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Tigers are the largest cat species in the world and is exclusively found in Asia
The Malayan Tiger (Panthera tigris jacksoni) is a subspecies of tigers that exists uniquely in the Malay Peninsula.
There are a total of nine (9) subspecies of tigers in the world, three (3) of which are extinct.
- Bali tiger (Panthera tigris balica), in Bali, Indonesia
- Javan tiger (Panthera tigirs sondaica), in Java, Indonesia
- Caspian tiger (Panthera tigris virgata), in Caspian Sea, Turkey, Iran and Central Asia
- Siberian tiger (Panthera tigris altaica), in Amur-Heilong (Russia-China)
- South China Tiger (Panthera tigris amoyensis), in Southeast China-Hainan
- Indochina Tiger (Panthera tigris corbetti), in Myanmar, Thailand, Laos, Vietnam, Cambodia, Southwestern China
- Bengal Tiger (Panthera tigris tigris), in Bangladesh, Nepal, Bhutan, China and Myanmar
- Sumatran Tiger (Panthera tigris sumatrae), in Sumatra, Indonesia
The Malayan Tiger Survey has never been carried out on a large scale to represent the forests throughout Peninsular Malaysia. The presence of tigers is an indicator of the well- being of the ecosystem.
Tiger habitats range across three forest landscapes; Belum-Temengor Complex (Perak), Taman Negara National Park (Pahang, Terengganu, Kelantan) and Endau-Rompin Complex (Johor, Pahang).
Malayan tigers appear to be smaller compared to Bengal tigers and are not much different from Indochinese tigers.
The Malayan tiger is averagely 2.4m metres in length and weighs 120kg.
Average Size of a Male Tiger:
Average Size of a Female Tiger:
CLASS | PHYLUM
Mammalia | Chordata
Carnivora | Eats Meat
FAMILY | GENUS
Felidae | Panthera
Panthera Tigris Jacksoni
2014: Population surveys by the Department of Wildlife and National Parks Peninsular Malaysia (PERHILITAN), WWF, WCS and RIMBA estimates the number of tigers are between 250 to 340.
Location: 7 major tiger landscapes in Belum-Temengor, Taman Negara and Endau-Rompin.
2015: The 1st National Tiger Survey (NTS) was conducted in collaboration of government and non-government agencies; PERHILITAN, World Wide Fund (WWF) Malaysia, the Wildlife Conservation Society (WCS) Malaysia and Pertubuhan Pelindung Alam Malaysia.
The 1st National Tiger Survey (1st NTS) in 75% of the 44,000km survey plots from 2016 to 2018 discovers that the population of Malayan tigers were below 200.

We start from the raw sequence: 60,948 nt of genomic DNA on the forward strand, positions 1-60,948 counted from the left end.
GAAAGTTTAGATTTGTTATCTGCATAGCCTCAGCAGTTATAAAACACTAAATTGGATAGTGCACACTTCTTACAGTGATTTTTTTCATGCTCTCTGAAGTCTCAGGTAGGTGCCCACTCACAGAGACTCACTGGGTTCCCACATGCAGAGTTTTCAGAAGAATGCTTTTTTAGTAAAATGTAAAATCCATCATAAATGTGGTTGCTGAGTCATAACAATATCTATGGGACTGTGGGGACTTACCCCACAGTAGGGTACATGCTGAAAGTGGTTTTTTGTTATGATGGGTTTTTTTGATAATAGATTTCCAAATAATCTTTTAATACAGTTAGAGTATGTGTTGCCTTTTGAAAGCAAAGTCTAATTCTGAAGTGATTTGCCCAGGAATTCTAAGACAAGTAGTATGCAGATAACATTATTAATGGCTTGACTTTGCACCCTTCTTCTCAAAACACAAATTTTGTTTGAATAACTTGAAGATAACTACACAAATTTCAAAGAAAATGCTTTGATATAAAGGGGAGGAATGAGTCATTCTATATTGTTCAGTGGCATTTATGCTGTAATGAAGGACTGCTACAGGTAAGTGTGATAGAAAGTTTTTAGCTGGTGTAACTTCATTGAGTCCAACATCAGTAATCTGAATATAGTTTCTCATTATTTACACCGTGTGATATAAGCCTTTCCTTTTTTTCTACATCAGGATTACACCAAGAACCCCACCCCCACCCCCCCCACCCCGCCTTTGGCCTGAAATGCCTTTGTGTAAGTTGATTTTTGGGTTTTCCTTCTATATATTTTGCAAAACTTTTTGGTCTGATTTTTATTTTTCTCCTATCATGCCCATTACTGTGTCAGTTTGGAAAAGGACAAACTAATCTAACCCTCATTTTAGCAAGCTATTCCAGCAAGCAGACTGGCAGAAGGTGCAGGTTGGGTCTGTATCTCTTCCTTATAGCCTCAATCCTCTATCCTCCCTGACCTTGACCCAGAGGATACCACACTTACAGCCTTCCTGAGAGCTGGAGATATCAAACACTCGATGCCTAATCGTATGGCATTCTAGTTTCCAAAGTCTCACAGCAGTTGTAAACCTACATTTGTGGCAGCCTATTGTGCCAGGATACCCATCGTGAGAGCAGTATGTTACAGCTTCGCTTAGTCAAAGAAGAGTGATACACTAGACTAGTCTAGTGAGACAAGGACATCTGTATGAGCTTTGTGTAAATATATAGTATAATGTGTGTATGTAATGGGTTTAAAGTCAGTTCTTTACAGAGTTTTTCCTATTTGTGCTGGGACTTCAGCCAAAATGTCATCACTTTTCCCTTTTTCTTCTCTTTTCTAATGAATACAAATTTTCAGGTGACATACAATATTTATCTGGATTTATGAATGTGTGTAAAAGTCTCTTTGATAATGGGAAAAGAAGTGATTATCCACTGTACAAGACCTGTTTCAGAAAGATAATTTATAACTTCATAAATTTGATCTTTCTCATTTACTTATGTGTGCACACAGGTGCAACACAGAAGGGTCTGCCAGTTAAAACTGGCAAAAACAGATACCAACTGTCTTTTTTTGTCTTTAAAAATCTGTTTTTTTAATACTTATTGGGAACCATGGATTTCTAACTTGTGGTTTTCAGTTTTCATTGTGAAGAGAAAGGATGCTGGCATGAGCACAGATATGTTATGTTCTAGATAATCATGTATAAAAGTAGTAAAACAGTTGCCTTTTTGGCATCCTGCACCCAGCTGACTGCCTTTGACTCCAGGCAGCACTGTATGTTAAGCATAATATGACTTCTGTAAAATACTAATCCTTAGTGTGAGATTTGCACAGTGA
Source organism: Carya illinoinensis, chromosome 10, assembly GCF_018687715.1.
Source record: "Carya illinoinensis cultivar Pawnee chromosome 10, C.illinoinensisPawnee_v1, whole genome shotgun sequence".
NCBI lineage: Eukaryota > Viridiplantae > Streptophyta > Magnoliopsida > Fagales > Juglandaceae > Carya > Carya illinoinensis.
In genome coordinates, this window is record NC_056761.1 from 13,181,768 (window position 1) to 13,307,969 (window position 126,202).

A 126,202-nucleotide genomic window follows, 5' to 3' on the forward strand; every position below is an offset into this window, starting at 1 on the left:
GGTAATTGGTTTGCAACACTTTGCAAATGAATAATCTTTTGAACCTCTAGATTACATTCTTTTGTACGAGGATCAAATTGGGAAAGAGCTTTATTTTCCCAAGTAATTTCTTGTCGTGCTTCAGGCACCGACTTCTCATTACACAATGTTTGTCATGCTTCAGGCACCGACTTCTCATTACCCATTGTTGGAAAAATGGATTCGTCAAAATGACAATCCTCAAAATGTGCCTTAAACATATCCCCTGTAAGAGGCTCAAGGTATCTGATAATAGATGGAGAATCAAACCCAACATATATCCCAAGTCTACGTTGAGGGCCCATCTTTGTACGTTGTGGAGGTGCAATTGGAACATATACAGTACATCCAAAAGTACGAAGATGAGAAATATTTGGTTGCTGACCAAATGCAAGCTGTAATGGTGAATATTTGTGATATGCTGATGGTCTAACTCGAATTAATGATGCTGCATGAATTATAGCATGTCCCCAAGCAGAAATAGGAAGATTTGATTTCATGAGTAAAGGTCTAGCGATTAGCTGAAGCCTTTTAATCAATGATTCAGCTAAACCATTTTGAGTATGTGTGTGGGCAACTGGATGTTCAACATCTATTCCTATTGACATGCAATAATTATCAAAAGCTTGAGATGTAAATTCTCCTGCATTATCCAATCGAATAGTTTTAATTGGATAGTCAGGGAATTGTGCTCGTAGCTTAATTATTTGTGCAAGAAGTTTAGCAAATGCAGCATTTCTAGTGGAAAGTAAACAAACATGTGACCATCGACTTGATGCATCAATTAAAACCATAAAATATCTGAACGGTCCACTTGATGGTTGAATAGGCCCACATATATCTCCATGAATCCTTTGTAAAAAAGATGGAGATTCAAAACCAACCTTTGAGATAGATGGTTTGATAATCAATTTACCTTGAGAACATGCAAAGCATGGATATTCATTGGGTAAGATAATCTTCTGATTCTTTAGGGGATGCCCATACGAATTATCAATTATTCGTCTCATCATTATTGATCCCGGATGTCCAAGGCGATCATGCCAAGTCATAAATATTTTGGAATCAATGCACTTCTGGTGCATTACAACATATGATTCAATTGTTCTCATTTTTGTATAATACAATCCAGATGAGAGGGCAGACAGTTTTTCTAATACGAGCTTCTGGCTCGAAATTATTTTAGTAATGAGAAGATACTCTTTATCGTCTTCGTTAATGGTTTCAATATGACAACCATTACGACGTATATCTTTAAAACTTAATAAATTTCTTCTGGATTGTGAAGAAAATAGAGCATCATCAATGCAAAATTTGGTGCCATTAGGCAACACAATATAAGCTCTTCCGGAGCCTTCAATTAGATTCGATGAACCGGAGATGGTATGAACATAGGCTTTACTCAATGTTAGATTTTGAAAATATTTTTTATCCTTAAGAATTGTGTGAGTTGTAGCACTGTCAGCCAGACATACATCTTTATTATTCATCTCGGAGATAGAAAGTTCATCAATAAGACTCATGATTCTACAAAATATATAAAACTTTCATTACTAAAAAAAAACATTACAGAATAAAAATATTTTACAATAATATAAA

Survey Location: 20 plots in the Central Forest Spine across eight major tiger habitats in the Malay Peninsula; Kedah, Perak, Selangor, Negeri Sembilan, Johor, Pahang, Kelantan and Terengganu
Methodology: Systematic Camera Traps
TIGERS AND FOREST ECOSYSTEM
Ecology and Behaviour
The Malayan Tiger is an apex predator, its diet consisting of boars, antelope, deer, porcupine, wild ox and mousedeer.
The extinction of tigers will disrupt the ecological system; the population of wild boars will dramatically increase tenfold thus destroying the agriculture infrastructure.
Malayan tigers are solitary animals, excepts for associations between individuals of both sexes at the time of mating or the mother and her cubs. Malayan tigers mate year around and give birth to a live litter comprising two or three cubs.
Malayan tiger cubs stay with their mothers until they are about 2 years old.
Malayan Tiger Uniqueness
The Malayan tigers is unique in which no two tigers have the same markings, their stripes as individual as fingerprints are for humans.
The Malayan Tigers are protected under the Wildlife Conservation Act 2010 (Act 716) as a Totally Protected Species.
The biggest threat tigers face is illegal hunting. Local and foreign poachers ensnare tigers in traps to capture and then sell the animal for profit.
Snaring is a favoured method used by poachers. A tiger caught in a snare would suffer horrible injuries or a lingering death. It would likely only escape the trap if it chewed off its own paw.
Illegal demand for tiger parts are very high – from its bones, blood, sex organs, skin and teeth are sold as trophies and jewelleries, while its meat is used for exotic dishes.
There are also high demands for tiger parts from foreign countries for traditional medicine.
The tiger habitat is steadily decreasing and tigers are forced to move from one area to another due to habitat fragmentation.
Habitat fragmentation threatens the risk of wildlife roadkill. In 2016, a pregnant Malayan tiger was killed instantly after getting hit by a vehicle on the East Coast Highway II (LPT2) at night.
Lack of Food Source
The main food source of Malayan tigers consists of boars, antelope, deer, porcupine, wild ox and mousedeer.
However, even these wildlife are hunted by irresponsible poachers.
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